The whole story in Ten was just done perfectly. The pacing is timed epically. There’s the perfect amount of build up, the perfect amount of time in between each horrifying death, and then twist after twist after twist that had me holding my breath until the very end.
Guys, if Possess didn’t convince me that Gretchen McNeil knows how to write, Ten definitely did. Gretchen McNeil delivers a creepy and brilliant book with Ten, and I can’t wait until an appropriate amount of time passes until I’ve forgotten everything so I can reread Ten. It is a perfect creepy thriller for this time of year and I highly recommend it!(less)
It’s not easy to put my love for A Want So Wicked by Suzanne Young into words. I really, really liked the first book in this series, A Need So Beautiful, but I wouldn’t say I was jumping over couches (gah that's such an old and bad reference).
But with A Want So Wicked? I picked it up and couldn’t put it down. I was SO CONFUSED for the first few bits of A Want So Wicked because uhm, if you read the summary, you’ll see why. I was like WHAT is going on who are these people WHERE IS CHARLOTTE AND HARLIN AHHH.
And it was kind of awesome that A Want So Wicked made me feel so passionately confused and I just...I want to fangirl over A Want So Wicked. I loved the new characters, Elise, Lucy, and their pastor father, and even Abe. Of course, I loved the characters from A Need So Beautiful who made unexpected appearances in this one.
My only complaint - I wanted to see and understand more about Harlin, what he was thinking at this point. I understand why we (readers and the protagonist) weren’t as close to him in A Want So Wicked as we had been in A Need So Beautiful, but it made me all kinds of sad.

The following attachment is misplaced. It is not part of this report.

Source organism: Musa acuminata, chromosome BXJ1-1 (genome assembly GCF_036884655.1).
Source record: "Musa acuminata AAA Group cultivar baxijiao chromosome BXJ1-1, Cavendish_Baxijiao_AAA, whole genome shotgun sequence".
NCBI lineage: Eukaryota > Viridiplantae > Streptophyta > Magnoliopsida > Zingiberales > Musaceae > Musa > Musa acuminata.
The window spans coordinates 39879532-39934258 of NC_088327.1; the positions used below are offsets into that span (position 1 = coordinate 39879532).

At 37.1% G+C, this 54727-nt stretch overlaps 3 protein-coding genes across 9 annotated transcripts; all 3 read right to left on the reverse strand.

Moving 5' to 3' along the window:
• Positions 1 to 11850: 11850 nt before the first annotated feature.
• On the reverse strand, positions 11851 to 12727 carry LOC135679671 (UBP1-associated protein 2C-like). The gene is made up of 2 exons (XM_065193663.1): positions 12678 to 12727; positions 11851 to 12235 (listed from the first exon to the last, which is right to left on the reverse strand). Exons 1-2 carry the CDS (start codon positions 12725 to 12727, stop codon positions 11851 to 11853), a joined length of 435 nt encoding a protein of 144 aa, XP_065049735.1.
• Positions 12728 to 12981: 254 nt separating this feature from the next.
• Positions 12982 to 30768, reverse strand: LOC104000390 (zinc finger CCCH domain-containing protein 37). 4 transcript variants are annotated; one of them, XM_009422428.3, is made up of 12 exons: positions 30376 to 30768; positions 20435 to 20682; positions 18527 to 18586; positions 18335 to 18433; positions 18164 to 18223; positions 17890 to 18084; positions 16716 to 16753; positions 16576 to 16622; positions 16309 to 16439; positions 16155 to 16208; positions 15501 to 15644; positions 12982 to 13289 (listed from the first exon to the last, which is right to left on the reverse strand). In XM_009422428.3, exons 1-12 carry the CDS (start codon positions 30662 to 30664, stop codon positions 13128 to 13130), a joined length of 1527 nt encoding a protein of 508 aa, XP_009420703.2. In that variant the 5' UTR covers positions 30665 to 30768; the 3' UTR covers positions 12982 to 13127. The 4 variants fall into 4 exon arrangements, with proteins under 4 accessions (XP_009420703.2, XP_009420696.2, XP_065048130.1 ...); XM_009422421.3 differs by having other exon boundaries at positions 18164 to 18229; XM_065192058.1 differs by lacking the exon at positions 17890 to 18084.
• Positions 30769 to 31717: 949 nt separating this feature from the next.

Uhm. Also. The ending. Just another reason why I loved it more than A Need So Beautiful. I know as of right now there is no third book, but I need to know what happens after, please and thank you!
A Want So Wicked by Suzanne Young was everything I wanted the sequel to be - heartbreaking, confusing, giggle-causing, and left me very, very content. If you haven’t read this series, do so. Immediately.(less)
MAN I loved Allegiance by Cayla Kluver. I mean, I liked Legacy, the first book, a lot, but so much epic happened in Allegiance that my mind was blown. Especially with how it all ended up, I was like WHAT I never saw any of this coming.
And yes, the length – Allegiance is a long book (although just a tad shorter than Legacy, I think). But it’s a fantasy, what do you expect? The world building is amazing and I could totally see myself in Hytanica, sneaking around riding horses and fighting against my attraction to Steldor.
Oh, yeah, and Steldor. I think I strongly disliked him in Legacy, because hello – Narian was the mysterious forbidden boy. And he was awesome. But in Allegiance, even though Alera was all “I never wanted to marry Steldor and I sure as hell don’t want his kisses although they are quite good” – I was like KISS HIM, ALERA. I know, I couldn’t believe myself.